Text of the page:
Is There A Real World Out There?

Anil Seth
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Here’s a commonsense view of perception. Let’s call it the “how things seem” view.

There’s a mind‑independent reality out there, full of objects and people and places that actually have properties like color, shape, texture, and so on. Our senses act as transparent windows onto this world, detecting these objects and their features and conveying this information to the brain, whereupon complex neuronal processes read it out to form perceptions. A coffee cup out there in the world leads to a perception of a coffee cup generated within the brain. As to who or what is doing the perceiving—well, that’s the “self,” isn’t it, the “I behind the eyes,” one might say, the recipient of wave upon wave of sensory data, which uses its perceptual readouts to guide behavior, to decide what to do next. There’s a cup of coffee over there. I perceive it and I pick it up. I sense, I think, and then I act.

This is an appealing picture. Patterns of thinking established over decades, maybe centuries, have accustomed us to the idea that the brain is some kind of computer perched inside the skull, processing sensory information to build an inner picture of the outside world for the benefit of the self. This picture is so familiar that it can be difficult to conceive of any reasonable alternative.

LUDWIG WITTGENSTEIN: “Why do people say that it was natural to think that the sun went round the Earth rather than that the Earth turned on its axis?”

ELIZABETH ANSCOMBE: “I suppose, because it looked as if the sun went round the Earth.”

LUDWIG WITTGENSTEIN: “Well, what would it have looked like if it had looked as if the Earth turned on its axis?”

In this delightful exchange between Wittgenstein and his fellow philosopher (and biographer) Elizabeth Anscombe, the legendary Austrian thinker uses the Copernican revolution to illustrate the point that how things seem is not necessarily how they are. Although it seems as though the sun goes around the Earth, it is of course the Earth rotating around its own axis that gives us night and day, and it is the sun, not the Earth, that sits at the center of the solar system. Nothing new here, you might think, and you’d be right. But Wittgenstein was driving at something deeper. His real message for Anscombe was that even with a greater understanding of how things actually are, at some level things still appear the same way they always did. The sun rises in the east and sets in the west, same as always.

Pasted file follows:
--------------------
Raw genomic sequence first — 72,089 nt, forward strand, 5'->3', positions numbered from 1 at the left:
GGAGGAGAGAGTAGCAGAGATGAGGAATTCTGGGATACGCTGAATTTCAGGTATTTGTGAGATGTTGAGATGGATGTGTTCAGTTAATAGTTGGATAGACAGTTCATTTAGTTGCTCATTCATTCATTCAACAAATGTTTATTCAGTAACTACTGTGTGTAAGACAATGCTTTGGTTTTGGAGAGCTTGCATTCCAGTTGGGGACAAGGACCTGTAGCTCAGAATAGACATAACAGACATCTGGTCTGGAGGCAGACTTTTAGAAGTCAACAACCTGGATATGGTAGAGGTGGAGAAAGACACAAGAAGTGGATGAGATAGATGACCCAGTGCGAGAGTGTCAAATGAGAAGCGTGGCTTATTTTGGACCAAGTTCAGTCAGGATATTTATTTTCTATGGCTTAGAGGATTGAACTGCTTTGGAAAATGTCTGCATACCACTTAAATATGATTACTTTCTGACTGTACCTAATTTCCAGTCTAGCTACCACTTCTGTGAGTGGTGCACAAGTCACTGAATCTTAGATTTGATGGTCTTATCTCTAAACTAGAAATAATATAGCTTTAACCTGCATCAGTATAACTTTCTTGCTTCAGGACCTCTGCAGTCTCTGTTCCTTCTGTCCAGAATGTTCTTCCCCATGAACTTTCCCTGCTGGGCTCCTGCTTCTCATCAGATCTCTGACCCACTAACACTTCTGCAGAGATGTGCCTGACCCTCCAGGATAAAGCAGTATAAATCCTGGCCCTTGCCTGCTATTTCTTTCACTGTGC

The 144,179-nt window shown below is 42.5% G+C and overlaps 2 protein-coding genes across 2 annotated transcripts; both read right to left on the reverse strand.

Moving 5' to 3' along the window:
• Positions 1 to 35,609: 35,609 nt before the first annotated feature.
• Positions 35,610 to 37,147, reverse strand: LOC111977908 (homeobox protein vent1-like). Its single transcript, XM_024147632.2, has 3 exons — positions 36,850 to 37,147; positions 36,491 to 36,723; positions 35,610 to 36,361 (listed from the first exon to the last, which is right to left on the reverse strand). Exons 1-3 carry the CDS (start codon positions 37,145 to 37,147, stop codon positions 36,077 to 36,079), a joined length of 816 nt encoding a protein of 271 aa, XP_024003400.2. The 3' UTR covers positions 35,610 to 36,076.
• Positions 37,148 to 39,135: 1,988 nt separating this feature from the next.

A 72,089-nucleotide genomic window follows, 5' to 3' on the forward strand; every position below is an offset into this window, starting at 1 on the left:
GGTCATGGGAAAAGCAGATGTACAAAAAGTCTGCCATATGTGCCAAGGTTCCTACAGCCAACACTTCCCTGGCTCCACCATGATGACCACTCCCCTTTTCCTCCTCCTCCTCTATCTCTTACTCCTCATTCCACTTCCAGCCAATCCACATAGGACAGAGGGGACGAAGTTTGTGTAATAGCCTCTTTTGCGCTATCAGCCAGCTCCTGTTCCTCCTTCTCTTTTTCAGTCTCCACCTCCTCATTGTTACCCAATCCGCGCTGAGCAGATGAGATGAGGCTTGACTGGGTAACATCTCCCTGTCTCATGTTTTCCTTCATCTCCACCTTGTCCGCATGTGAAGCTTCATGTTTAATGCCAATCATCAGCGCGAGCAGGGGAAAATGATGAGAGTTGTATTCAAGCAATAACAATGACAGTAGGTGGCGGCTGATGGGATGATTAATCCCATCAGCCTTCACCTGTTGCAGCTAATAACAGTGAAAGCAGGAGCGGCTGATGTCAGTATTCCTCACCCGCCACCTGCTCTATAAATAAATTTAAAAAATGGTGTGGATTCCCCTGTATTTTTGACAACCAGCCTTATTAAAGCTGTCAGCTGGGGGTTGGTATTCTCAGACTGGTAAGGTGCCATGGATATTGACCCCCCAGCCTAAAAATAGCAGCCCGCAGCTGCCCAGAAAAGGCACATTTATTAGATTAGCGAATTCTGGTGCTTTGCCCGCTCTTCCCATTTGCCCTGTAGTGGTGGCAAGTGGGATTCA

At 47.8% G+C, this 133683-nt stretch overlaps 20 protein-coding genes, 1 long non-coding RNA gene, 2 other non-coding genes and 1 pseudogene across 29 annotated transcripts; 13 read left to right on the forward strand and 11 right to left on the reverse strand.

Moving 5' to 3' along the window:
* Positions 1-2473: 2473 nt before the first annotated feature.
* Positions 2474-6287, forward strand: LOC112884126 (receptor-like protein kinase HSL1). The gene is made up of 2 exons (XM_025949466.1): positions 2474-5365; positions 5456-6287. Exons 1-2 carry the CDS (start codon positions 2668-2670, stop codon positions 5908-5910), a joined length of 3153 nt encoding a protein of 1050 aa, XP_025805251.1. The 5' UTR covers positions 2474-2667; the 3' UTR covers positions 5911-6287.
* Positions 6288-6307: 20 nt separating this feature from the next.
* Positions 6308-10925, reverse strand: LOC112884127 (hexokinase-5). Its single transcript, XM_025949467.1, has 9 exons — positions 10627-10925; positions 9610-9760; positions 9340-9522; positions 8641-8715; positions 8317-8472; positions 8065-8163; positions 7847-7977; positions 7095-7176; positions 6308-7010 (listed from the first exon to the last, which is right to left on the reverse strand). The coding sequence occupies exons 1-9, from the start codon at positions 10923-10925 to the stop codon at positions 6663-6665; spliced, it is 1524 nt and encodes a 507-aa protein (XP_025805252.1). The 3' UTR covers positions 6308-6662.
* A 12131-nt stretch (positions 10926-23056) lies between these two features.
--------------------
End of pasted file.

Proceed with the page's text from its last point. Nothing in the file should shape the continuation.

As with the solar system, so with perception. I open my eyes and it seems as though there’s a real world out there. Today, I’m at home in Brighton. There are no cypress trees like there were in Santa Cruz, just the usual scatter of objects on my desk, a red chair in the corner, and beyond the window a totter of chimney pots. These objects seem to have specific shapes and colors, and for the ones closer at hand, smells and textures too. This is how things seem.

Although it may seem as though my senses provide transparent windows onto a mind‑independent reality, and that perception is a process of “reading out” sensory data, what’s really going on is—I believe—quite different. Perceptions do not come from the bottom up or the outside in, they come primarily from the top down, or the inside out. What we experience is built from the brain’s predictions, or “best guesses,” about the causes of sensory signals. As with the Copernican revolution, this top‑down view of perception remains consistent with much of the existing evidence, leaving unchanged many aspects of how things seem, while at the same time changing everything.


Anil Seth is professor of cognitive and computational neuroscience at the University of Sussex. Excerpt above from his book, Being You.

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